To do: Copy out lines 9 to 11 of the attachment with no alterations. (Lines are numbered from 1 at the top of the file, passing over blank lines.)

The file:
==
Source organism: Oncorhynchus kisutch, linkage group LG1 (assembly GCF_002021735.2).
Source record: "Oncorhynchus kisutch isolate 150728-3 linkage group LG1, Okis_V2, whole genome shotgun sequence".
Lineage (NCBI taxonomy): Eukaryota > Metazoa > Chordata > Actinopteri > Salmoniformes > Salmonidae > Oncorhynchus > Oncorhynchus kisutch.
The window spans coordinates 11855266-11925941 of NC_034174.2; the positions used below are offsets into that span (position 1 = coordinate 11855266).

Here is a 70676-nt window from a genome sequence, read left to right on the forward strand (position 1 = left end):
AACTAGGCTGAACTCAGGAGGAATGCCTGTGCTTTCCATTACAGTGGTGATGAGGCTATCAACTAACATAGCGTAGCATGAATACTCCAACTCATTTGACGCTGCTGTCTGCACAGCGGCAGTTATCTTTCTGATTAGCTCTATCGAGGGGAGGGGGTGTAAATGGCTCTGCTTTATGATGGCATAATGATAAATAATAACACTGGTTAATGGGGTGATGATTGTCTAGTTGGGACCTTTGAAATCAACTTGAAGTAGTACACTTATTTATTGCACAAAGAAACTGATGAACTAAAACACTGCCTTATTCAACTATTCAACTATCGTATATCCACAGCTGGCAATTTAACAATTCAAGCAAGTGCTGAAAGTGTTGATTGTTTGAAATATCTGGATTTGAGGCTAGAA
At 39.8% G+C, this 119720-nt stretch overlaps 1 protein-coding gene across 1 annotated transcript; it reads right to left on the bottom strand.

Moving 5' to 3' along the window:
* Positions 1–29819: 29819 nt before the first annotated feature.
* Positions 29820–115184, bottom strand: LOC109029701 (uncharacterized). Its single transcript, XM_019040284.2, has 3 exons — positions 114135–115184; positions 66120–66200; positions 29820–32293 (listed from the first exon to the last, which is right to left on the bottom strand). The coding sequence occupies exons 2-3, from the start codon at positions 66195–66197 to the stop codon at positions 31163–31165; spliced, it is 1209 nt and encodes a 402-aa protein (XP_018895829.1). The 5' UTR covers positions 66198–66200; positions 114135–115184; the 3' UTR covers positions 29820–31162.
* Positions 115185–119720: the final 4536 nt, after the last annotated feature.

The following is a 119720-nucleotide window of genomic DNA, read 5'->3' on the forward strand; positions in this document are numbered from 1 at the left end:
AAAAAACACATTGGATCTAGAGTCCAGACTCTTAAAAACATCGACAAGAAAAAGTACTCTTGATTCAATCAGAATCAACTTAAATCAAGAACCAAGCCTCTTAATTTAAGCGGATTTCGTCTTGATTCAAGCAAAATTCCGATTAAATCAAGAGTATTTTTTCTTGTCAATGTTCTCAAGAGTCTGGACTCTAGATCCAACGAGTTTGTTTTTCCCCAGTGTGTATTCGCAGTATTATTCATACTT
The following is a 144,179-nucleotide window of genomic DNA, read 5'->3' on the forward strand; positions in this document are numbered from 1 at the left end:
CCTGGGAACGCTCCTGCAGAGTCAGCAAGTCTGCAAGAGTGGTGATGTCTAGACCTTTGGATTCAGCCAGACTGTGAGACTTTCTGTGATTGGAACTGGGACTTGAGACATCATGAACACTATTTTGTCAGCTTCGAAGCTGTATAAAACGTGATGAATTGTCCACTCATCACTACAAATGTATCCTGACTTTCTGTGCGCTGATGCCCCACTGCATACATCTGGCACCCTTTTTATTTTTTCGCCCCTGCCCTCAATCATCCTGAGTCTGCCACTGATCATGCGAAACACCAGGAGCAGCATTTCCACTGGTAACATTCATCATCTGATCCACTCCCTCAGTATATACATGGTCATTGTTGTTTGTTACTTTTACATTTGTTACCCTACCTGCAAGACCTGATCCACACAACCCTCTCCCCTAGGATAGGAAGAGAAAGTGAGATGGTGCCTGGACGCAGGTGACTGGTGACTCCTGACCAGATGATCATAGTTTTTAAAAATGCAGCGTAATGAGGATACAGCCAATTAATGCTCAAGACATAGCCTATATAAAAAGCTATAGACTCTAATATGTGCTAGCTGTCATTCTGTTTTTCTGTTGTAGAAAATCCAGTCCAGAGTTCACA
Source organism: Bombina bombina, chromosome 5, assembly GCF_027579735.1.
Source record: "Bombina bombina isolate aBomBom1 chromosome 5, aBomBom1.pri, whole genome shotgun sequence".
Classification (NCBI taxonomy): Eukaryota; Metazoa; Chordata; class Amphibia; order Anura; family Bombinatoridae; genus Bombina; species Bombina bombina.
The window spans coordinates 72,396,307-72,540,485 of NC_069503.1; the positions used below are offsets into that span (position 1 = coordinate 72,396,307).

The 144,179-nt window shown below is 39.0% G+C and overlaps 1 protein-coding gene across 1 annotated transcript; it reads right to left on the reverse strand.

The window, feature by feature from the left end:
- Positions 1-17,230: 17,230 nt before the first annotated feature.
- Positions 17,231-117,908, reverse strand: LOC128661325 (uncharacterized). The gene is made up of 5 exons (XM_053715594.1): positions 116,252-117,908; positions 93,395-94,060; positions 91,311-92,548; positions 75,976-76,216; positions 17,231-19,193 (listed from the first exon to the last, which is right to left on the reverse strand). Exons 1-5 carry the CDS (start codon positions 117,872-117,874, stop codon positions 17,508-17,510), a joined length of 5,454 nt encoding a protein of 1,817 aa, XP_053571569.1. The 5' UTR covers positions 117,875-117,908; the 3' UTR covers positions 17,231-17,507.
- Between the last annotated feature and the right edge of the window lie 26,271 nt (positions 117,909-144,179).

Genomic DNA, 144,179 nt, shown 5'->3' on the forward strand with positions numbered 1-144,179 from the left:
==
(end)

* Positions 1–29819: 29819 nt before the first annotated feature.
* Positions 29820–115184, bottom strand: LOC109029701 (uncharacterized). Its single transcript, XM_019040284.2, has 3 exons — positions 114135–115184; positions 66120–66200; positions 29820–32293 (listed from the first exon to the last, which is right to left on the bottom strand). The coding sequence occupies exons 2-3, from the start codon at positions 66195–66197 to the stop codon at positions 31163–31165; spliced, it is 1209 nt and encodes a 402-aa protein (XP_018895829.1). The 5' UTR covers positions 66198–66200; positions 114135–115184; the 3' UTR covers positions 29820–31162.
* Positions 115185–119720: the final 4536 nt, after the last annotated feature.